Sunday, August 9, 2009

Early American vs. Victorian

Victorian furniture is so incredibly gorgeous. Who wouldn't want a few walnut or mahogany pieces? The problem is that everyone wants something Victorian so that means the prices are going to be higher then usual even at a garage sale. I was at a garage sale last week that had some very dinged up but nice Victorian pieces and they still wanted over 100.00 for them. If you have a more traditional taste in furniture and love solid wood pieces I would urge you to look for Early American. You can find great pieces out there for great prices. I'm not talking about all those oversized veneered colonial pieces that were popular in the 60's but the classic pieces: Empire, Shaker, Phyfe, Federal, Early Colonial, Georgian, Windsor and so on. Many times you can find high quality Early American pieces at garage sales, used furniture stores and even antique shops for a very reasonable price. Depending on the damage the price varies. The table in the photo, top left, was purchased at a rummage sale for $5.00. It's important to know thy woods! You can tell if it's solid if the same wood grain pattern is on the top and underneath side. I recognized that it was a solid rock maple table and had the potential with a little tlc to be brought back to life. I stripped it and refinished it to match a pair of Windsor chairs I purchased at a local antique shop for 45.00 each. I never refinish chairs. It's the perfect size for a small eat in kitchen. Total price for the set 100.00 plus the re-finishing supplies that have been used for several pieces by now.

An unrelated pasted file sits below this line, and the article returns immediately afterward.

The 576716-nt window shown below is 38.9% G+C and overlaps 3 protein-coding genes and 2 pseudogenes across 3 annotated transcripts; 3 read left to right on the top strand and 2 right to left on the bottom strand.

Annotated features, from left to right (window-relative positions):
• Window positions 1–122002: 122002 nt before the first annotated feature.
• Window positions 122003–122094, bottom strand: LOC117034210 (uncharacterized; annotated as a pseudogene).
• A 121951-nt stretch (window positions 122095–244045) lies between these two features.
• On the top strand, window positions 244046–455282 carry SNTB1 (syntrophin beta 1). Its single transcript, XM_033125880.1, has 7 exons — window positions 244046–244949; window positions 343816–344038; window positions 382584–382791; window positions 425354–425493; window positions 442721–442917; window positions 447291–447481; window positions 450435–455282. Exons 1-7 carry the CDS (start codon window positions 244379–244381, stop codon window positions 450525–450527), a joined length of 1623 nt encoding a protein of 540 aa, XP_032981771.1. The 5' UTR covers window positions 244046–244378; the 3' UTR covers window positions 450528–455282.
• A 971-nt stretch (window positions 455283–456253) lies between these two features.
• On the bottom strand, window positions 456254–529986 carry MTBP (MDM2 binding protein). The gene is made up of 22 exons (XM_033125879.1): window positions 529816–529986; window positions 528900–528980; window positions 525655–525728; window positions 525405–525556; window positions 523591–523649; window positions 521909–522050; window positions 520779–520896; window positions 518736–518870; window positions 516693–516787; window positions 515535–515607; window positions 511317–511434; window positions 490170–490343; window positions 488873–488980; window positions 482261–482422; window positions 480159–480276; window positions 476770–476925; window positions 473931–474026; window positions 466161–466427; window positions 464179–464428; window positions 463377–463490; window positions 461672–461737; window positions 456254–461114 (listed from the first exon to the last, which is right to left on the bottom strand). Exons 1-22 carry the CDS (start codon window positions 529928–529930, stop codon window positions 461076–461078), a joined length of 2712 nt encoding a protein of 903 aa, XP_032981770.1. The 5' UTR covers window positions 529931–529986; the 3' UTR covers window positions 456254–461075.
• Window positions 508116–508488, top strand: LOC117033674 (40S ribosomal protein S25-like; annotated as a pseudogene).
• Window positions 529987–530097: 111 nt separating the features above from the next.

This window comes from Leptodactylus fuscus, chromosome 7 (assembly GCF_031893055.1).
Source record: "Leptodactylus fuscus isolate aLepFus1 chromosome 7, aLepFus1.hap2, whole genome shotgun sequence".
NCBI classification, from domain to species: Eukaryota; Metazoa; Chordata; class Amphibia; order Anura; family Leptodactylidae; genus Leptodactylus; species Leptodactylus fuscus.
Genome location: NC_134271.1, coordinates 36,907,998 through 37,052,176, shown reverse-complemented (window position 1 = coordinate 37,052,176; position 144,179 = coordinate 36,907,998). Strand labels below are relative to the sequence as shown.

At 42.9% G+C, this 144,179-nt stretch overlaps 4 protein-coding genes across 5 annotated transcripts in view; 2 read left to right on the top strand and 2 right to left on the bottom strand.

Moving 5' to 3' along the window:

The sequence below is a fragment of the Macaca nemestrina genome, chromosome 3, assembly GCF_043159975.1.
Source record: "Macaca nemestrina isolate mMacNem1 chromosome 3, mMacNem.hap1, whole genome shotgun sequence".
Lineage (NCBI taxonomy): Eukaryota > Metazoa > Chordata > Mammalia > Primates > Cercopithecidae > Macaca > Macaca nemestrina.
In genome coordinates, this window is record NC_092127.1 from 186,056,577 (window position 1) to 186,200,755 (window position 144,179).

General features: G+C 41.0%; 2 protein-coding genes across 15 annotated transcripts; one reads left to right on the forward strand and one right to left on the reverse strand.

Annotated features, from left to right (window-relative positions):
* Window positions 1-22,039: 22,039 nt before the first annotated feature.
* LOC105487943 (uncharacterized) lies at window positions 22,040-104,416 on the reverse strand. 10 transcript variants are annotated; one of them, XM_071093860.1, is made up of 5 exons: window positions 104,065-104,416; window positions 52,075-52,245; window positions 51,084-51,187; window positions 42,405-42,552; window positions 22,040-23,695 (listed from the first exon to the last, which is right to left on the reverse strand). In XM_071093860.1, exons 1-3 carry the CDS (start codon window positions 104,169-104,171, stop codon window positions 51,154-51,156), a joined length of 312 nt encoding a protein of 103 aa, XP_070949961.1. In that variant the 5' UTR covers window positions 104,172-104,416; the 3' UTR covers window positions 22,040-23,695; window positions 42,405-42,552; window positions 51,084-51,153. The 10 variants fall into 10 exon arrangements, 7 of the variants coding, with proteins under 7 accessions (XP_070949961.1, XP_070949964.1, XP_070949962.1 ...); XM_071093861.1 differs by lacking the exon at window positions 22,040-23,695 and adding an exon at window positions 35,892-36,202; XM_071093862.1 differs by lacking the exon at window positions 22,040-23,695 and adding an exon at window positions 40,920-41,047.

So who are the manufacturer's you need to keep an eye out for? Certain companies are always going to equal quality and timeles value. I have listed them in the order of my preference. I have to admit I have a thing for Pennsylvania House. I own 3 pieces and they are just as gorgeous as the day I brought them home 30 years ago.

Pennsylvania House
Ethan Allen
Tell City

Yesterday's garage sale find was an well preserved Ethan Allen Colonial Coffee Table, extimated era the late 50's or early 60's. It's looking for a new home on ebay.

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